There is evidence that adverse life events are more common in the year preceding the onset of PNES, but triggers for initial seizures are often not apparent. Adverse family interactions may serve both as predisposing and maintaining factors for PNES. A pattern of avoidant behaviour, often exacerbated by caretakers overprotective reactions, is a comparatively underrecognised maintaining factor but readily apparent on history taking in the form of an agoraphobic pattern of avoidance ostensibly for fear of having a seizure in an embarrassing or vulnerable setting. Finally, for some patients the psychological and social advantages inherent to a medical sick role are undoubtedly important mantaining factors. Such advantages include both an avoidance of responsibility and positive benefits such as the caring response elicited in others (26).

It should be noted that PNES share many possible aetiological factors with other somatoform disorders. The paroxysmal nature of the symptoms, however, gives this order a unique quality that creates special difficulties for diagnosis but also raises specific treatment approaches. To determine why a patient is having psychogenic nonepileptic seizures, the physician must identify the psychologic function of the seizure. A detailed, systematic psychiatric evaluation and an assessment of family, social, financial, and employment problems should provide insight (5,7).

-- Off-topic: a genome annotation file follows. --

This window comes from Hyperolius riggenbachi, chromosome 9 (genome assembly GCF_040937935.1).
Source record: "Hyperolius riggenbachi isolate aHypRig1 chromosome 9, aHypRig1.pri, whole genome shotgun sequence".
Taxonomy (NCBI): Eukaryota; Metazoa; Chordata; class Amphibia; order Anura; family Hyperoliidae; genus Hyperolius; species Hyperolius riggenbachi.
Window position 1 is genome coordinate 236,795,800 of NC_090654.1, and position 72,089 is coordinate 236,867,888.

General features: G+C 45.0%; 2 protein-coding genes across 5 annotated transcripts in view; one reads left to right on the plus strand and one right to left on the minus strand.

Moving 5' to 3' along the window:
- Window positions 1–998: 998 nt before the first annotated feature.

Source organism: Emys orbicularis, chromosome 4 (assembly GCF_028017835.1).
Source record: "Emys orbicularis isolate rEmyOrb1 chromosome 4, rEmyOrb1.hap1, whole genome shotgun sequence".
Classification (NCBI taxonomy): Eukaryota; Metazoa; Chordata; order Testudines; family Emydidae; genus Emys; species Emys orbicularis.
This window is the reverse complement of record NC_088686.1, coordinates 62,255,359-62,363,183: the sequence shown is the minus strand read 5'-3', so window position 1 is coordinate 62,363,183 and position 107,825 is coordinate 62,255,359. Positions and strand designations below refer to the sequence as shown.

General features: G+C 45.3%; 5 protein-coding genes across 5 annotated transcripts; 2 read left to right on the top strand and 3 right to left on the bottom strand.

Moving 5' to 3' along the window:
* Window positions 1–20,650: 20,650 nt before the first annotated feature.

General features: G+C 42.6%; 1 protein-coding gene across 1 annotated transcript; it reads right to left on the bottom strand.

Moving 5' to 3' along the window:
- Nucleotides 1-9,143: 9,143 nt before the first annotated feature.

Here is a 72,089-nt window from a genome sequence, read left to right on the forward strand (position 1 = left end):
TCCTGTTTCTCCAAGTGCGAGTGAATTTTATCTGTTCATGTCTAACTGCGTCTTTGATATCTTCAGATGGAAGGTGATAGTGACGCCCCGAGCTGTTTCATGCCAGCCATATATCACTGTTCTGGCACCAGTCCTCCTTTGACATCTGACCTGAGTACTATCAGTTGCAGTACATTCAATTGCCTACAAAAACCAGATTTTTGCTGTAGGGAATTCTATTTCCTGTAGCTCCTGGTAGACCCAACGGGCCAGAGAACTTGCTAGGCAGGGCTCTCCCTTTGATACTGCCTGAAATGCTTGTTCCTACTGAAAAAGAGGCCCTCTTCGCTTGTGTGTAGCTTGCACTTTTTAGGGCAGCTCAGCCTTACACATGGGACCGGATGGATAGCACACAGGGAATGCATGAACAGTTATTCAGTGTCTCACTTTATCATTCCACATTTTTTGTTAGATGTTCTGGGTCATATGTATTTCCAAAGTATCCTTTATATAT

Explaining the PNES Diagnosis to Patients

Treatment begins with an explanation of diagnosis. This must be handled openly but sensitively: if it is not, the patient is likely to reject the diagnosis, decline treatment, and go elsewhere for more investigations: a disaster in terms of time and expense, both for the patient and medical services. Following points should be covered during discussing the diagnosis with the patient:

1. Reasons for concluding they do not have epilepsy

2. What they do have (describe dissociation)

3. Emphasize they are not suspected of ‘‘putting on’’ the attacks

4. They are not ‘‘mad’’

5. Triggering ‘‘stresses’’ may not be immediately apparent

6. Relevance of etiological factors in their case

7. Maintaining factors

8. May improve after correct diagnosis

9. Caution that AED withdrawal should be gradual

10. Describe psychological treatment

It is important to involve patients’ carers in this explanation. Firstly, a clear explanation must be given of the reasons for concluding that the patient does not have epilepsy. This should cover any aspects of the patient’s seizure semiology that are inconsistent with epilepsy and features in their history that make epilepsy less likely (for example, a failed response to AEDs, and lack of risk factors for epilepsy). A through explanation of investigation results should follow that, if relevant, must address any non-specific ‘‘abnormalities’’ that the patient may previously have been told about and the way in which these can be put in context (3,7,11,27).